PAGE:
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Whats best to cure/prevent Surface Rust on underside?

Discussion in 'The Beauty Parlour' started by TWO, Feb 18, 2012.

  1. TWO

    TWO Zorg Legend

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    Damned road gri!!!! :-q ......I've just noticed a high level of surface rust on the underside of the Zed :( which I am now attempting to remove with a wire brush.

    I realise the car is now 10 years old so something had to be expected :((

    Once I've removed the rust; does anyone have any recomendations for the best product to cure/prevent the rust re-occurring...........I'm torn between either a light spray over with WD40/Waxoil (obviously avoiding the discs [-x ;) ) or go for some thick underseal.

    [​IMG]

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    I will take some 'after' pics when complete.

    I look forward to your comments.
     
  2. Titan

    Titan Moderator
    British Zeds

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    This should develop intop an interesting thread :-bd
    I have no specific advice to offer except that salt+car+water=rust
    If there was a cure I'm sure that the motor car manufacturers would either charge a fortune for it, or deny its existence!

    Waxoyl seems to work on brake lines but I'm not sure of it's longevity on exposed suspension members.
    The same argument would apply to hammerites, powder coatings etc.

    The only effective solution is not to drive it :(
     
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  3. Boysie

    Boysie Zorg Guru (I)
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    Blimey that looks bad
    Has it spent its life at the seaside
    I guess it just superficial
     
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  4. hard top

    hard top Zorg Expert (I)
    Dutch Zeds The M44 Massive

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    We do this to all of our tools and equipment that go offshore and I have been thinking about doing it to car parts.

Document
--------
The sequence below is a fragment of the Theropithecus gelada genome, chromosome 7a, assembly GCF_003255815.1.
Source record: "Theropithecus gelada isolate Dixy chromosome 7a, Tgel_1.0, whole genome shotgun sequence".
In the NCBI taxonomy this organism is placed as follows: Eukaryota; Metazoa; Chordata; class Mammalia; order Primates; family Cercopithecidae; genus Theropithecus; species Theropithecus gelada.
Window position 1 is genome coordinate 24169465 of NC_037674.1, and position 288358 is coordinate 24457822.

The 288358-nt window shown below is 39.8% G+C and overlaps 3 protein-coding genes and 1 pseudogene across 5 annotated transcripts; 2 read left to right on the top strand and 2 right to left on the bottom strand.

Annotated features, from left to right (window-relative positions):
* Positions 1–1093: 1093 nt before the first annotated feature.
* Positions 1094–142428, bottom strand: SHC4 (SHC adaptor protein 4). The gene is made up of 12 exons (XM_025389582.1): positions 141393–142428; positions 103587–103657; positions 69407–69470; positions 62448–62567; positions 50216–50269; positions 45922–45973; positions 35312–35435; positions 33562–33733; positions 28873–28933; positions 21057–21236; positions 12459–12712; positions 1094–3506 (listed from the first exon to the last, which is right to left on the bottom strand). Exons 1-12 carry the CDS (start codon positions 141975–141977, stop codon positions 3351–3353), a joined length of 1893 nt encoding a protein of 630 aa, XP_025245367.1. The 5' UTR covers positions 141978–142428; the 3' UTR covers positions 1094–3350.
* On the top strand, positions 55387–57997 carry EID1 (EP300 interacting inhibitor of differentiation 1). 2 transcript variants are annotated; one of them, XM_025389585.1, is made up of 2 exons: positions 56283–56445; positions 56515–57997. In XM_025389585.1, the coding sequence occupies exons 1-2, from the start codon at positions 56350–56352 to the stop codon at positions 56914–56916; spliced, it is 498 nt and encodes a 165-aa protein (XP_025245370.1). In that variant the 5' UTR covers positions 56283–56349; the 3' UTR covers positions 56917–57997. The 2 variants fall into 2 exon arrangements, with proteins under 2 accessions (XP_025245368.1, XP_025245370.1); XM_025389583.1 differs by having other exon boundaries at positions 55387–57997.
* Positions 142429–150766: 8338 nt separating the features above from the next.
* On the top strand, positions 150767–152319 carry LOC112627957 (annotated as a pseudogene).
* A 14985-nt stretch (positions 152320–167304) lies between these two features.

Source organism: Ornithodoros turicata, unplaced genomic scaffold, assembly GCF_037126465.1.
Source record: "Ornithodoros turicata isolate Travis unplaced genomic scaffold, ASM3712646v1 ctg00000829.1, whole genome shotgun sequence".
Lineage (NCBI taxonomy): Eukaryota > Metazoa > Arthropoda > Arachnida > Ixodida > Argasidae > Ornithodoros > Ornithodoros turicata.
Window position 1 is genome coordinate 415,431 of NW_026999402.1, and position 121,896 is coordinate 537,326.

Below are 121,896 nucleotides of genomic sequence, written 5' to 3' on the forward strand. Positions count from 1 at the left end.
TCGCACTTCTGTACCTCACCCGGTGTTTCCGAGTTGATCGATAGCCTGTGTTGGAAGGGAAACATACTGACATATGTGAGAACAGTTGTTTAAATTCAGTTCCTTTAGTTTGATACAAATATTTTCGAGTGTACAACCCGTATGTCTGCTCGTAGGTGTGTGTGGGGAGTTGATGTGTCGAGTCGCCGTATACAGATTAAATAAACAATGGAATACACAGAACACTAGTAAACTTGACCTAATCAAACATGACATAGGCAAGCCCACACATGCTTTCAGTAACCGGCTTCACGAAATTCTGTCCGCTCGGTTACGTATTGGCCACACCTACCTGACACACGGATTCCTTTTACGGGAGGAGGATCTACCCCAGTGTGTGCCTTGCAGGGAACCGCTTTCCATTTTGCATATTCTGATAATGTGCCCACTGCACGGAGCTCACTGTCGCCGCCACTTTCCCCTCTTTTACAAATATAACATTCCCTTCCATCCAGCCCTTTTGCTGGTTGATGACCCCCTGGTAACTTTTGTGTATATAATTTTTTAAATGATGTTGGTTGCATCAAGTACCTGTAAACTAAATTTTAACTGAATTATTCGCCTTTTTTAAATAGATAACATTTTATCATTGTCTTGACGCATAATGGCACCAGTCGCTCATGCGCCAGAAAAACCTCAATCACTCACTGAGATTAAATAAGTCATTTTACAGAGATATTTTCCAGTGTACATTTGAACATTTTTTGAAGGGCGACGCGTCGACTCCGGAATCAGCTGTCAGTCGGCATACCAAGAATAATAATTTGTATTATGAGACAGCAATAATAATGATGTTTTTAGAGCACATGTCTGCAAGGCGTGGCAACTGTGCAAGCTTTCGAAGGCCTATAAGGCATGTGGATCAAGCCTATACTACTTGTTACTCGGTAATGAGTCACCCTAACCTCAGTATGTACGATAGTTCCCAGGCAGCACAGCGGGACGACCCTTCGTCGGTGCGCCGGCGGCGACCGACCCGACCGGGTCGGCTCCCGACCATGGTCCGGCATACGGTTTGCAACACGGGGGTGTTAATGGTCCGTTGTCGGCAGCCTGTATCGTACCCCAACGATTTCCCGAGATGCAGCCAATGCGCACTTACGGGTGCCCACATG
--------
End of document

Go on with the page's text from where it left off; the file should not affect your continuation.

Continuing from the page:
http://www.phosphating.net/
     
  5. Boysie

    Boysie Zorg Guru (I)
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    Thats looks a clever idea HT :)
    A must in sea water
     
  6. HornelZ3M

    HornelZ3M Zorg Addict
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    Have a look at Boankes thread on .net :-o and see what he has done and with what. ;)

    It looks like the engine room of the titanic. [-x
     
  7. r37

    r37 Dedicated Member

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    hammerite underbody sealant seems to work well, Like a black paint with waxoyl in it that stays tacky. My grandad swears by the stuff. Its a pain to apply though as it gets everywhere.
     
  8. Frank.A

    Frank.A Zorg Addict

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    I used to used Supertrol 001 for cavities and ADUP bronze superseal for wheel arches and floor pans.That's going back 40years and they used to work.Anything that stops VW type 3s,Hillman Hunters and Cortinas rusting has got to be good. 8-|

    Supertrol 001 is still available but not the ADUP.

    The way to go now seems to be Dinitrol 3125 for cavities and Dinitrol 4941 for the rest.It's not cheap but classic car clubs recommend them. :-bd
     
  9. z3cade

    z3cade Zorg Guru (III)
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    If I was you I would treat all rusty areas with I wire brush then hammerite grey rust killing primer and then smooth black hammerite top coat..
    Or you could replace the lot with new and keep it clean...
     
  10. badman gee

    badman gee Guest

    Or buy a new car :D
     
  11. TWO

    TWO Zorg Legend

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    Just to comment that since I've owned the Zed from the middle of last year; that the car has never seen rain, or been out in the recently gritted roads and is stored in a 100% dry garage...............thats why its such a surprise to see the amount of surface rust on the underside................... :ymsigh:

    I cannot vouch for its previous life; but given the immaculate condition of the paint work and interior; it appears that it has been well cared for.

    It looks from now on; that I will be spending just as many hours cleanining the underside of the car, as the paintwork & interior.

    Many thanks for all of the recommendations........the Dinitrol option looks very interesting. :-bd

    I will keep you posted.
     
  12. zedonist

    zedonist Guest

    Phosphating is a waste of time it has a maximum of 24 hours NSS salt spray resistance (NSS = Neutral Salt Spray Test = standard for corrosion resistance)

    100 hours NSS is equivalent to 1 year in real life, so you would be changing phosphate parts every 3 months. The Marine, Oil & Gas and rail industry either utilise Stainless or Exotic corrosion resistant metals or they are coated in heavy Zinc (Sheradizing) finishes or heavy organic / inorganinc finishes including Aluminium Flake

    Most chassis items (Under Car or exposed areas) have to meet at least 800 hrs NSS with some new finishes claiming to achieve 1500 or 2500 hours NSS